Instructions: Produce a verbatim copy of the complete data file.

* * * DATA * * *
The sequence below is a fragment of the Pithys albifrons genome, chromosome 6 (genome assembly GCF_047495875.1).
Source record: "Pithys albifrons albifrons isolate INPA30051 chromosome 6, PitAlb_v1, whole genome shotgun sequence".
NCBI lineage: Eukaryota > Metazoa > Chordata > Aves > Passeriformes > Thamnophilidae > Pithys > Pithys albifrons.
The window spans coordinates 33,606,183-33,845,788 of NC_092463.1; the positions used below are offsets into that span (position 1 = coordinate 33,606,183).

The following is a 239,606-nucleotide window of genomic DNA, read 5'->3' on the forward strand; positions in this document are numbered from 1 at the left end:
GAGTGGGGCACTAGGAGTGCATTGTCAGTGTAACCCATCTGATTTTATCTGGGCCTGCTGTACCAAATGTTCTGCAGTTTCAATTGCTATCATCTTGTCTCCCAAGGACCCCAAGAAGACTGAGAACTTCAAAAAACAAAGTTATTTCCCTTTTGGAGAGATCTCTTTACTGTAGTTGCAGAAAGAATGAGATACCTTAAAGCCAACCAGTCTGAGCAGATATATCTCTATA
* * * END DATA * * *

The sequence below is a fragment of the Pithys albifrons genome, chromosome 6 (genome assembly GCF_047495875.1).
Source record: "Pithys albifrons albifrons isolate INPA30051 chromosome 6, PitAlb_v1, whole genome shotgun sequence".
NCBI lineage: Eukaryota > Metazoa > Chordata > Aves > Passeriformes > Thamnophilidae > Pithys > Pithys albifrons.
The window spans coordinates 33,606,183-33,845,788 of NC_092463.1; the positions used below are offsets into that span (position 1 = coordinate 33,606,183).

The following is a 239,606-nucleotide window of genomic DNA, read 5'->3' on the forward strand; positions in this document are numbered from 1 at the left end:
GAGTGGGGCACTAGGAGTGCATTGTCAGTGTAACCCATCTGATTTTATCTGGGCCTGCTGTACCAAATGTTCTGCAGTTTCAATTGCTATCATCTTGTCTCCCAAGGACCCCAAGAAGACTGAGAACTTCAAAAAACAAAGTTATTTCCCTTTTGGAGAGATCTCTTTACTGTAGTTGCAGAAAGAATGAGATACCTTAAAGCCAACCAGTCTGAGCAGATATATCTCTATA